Staging Lymphoma

After a diagnosis of lymphoma has been made, medical experts will then use blood tests and imaging procedures, such as CT, MRI, PET scans of the abdomen or other areas, to determine the extent and progression of the disease, including the location of lymph node involvement, the presence of large masses or tumors in affected sites, the rate of progression, and whether other organs have been invaded by cancerous cells. Staging lymphoma can help doctors determine the best course of treatment and the patient’s prognosis.

Lymphoma is classified into four different stages, based on the spread of the cancer. The following are the four stages of lymphoma:

  1. Lymphoma is limited to one lymph node
  2. Lymphoma involves two or more lymph nodes on the same side and section of the diaphragm (e.g. nodes in the armpit and neck)
  3. Lymphoma that involves lymph nodes above and below the diaphragm. (e.g. nodes in the neck and groin)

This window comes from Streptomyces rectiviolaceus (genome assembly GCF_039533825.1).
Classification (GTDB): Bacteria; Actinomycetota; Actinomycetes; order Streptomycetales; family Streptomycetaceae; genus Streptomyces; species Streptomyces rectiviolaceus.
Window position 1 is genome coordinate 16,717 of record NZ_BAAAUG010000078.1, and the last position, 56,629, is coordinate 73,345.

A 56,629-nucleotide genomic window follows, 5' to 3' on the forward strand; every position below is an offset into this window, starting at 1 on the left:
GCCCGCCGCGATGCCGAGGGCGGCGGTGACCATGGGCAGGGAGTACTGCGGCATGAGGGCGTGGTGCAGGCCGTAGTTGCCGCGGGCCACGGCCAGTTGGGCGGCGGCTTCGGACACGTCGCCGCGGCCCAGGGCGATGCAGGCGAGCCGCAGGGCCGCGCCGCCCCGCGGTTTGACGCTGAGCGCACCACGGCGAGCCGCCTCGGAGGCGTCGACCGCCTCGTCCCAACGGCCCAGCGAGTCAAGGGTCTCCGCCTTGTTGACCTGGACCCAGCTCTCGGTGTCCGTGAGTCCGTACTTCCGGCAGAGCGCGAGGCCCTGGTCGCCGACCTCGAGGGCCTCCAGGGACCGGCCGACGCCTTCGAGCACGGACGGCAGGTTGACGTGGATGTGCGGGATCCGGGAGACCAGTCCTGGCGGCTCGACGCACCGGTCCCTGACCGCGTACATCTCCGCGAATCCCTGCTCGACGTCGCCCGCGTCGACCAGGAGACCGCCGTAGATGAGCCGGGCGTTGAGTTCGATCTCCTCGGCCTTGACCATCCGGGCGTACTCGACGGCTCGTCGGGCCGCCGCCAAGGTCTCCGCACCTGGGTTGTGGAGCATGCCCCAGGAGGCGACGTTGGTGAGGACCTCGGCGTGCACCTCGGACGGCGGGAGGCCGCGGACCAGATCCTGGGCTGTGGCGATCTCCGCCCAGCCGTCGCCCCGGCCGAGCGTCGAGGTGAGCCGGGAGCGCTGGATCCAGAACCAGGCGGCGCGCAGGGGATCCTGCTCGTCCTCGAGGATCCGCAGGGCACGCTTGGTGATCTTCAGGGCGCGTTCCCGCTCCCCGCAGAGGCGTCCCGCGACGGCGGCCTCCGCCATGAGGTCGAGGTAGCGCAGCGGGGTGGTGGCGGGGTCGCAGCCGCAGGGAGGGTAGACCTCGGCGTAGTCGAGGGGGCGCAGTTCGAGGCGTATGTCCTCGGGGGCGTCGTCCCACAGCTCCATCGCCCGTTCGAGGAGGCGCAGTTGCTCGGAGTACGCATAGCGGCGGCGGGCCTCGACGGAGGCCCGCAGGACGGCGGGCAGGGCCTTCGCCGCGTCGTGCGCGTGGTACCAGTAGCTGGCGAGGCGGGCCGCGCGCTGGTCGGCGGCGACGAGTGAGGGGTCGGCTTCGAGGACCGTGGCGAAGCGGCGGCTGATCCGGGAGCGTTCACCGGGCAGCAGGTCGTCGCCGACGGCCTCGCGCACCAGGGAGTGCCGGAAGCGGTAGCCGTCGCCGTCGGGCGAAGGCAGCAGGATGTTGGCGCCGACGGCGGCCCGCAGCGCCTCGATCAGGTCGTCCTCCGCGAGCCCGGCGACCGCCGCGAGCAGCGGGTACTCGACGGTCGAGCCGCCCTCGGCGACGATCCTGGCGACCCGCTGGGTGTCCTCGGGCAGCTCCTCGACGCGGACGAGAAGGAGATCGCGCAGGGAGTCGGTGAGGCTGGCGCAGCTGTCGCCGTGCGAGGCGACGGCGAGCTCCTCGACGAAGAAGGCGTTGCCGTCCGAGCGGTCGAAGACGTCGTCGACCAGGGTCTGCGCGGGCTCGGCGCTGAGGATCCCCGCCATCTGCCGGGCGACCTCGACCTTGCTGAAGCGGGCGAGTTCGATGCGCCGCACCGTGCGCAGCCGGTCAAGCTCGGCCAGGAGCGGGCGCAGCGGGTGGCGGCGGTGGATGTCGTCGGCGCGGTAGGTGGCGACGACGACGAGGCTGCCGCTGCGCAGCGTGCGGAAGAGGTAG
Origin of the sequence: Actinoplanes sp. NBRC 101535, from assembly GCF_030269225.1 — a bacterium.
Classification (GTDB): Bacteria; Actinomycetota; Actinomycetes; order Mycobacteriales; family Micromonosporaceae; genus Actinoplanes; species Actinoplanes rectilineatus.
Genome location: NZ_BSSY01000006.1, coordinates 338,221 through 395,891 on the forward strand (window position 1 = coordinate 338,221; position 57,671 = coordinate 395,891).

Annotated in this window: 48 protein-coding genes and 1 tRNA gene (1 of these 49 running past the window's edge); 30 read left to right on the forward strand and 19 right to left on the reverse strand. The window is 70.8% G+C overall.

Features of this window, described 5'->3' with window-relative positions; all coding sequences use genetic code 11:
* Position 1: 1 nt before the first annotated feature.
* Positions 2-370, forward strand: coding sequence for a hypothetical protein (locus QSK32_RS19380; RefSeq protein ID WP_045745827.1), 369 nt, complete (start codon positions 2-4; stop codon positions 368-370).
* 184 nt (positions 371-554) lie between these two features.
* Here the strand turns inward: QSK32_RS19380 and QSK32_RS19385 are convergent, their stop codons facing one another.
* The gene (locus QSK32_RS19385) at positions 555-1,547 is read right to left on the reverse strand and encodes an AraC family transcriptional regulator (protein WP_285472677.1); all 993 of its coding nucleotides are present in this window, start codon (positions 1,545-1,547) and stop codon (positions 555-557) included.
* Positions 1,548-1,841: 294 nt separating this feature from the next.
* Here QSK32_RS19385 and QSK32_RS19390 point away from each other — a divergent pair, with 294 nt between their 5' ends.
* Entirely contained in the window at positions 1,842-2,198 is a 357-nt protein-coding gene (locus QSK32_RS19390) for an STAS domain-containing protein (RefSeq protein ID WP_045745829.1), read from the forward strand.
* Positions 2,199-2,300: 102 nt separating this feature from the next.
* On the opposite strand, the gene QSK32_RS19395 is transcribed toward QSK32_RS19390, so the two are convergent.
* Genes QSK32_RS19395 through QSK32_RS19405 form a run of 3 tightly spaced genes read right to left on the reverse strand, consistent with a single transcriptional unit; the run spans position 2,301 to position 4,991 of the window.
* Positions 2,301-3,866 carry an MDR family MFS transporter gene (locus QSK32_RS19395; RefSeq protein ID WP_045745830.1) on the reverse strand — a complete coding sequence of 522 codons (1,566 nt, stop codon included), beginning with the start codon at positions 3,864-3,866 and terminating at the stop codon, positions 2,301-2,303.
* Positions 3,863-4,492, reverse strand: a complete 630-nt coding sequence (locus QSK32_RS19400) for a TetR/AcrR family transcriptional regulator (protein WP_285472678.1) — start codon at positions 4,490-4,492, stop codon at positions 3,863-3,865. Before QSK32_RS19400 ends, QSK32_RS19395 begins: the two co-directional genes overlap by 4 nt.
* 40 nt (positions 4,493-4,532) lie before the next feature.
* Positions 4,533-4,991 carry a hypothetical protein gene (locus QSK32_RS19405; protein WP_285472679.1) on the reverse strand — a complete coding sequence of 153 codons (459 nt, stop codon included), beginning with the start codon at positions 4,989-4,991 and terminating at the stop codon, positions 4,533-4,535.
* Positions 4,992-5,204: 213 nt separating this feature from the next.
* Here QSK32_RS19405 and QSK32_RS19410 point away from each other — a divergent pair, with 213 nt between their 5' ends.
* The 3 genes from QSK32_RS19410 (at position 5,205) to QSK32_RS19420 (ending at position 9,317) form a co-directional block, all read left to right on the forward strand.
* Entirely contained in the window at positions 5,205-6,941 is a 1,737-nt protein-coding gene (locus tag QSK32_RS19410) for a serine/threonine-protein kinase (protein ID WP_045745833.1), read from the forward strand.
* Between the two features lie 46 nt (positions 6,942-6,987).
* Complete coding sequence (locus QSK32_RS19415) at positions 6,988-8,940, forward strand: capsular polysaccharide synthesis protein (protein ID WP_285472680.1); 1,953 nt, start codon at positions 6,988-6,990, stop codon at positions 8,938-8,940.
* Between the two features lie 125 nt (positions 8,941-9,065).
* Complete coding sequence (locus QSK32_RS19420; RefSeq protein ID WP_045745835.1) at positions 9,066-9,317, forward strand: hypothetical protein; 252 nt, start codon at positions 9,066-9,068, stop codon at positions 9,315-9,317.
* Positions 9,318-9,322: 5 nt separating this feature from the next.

4. Lymphoma that has spread to other systems of the body, such as the lungs, liver, and/or bone marrow

These four stages are further divided based on whether or not the following symptoms are present:

  • Night sweats
  • Unexplained loss of 10 percent or more total body weight in last six months
  • Unexplained fever of over 100°F for three or more consecutive days

If a patient does have these symptoms, his or her lymphoma stage will be noted with a “B.” For example, if a patient has stage II lymphoma with symptoms, it will be staged as lymphoma stage IIB. If s/he does not present with these symptoms, it will be staged as lymphoma stage IIA.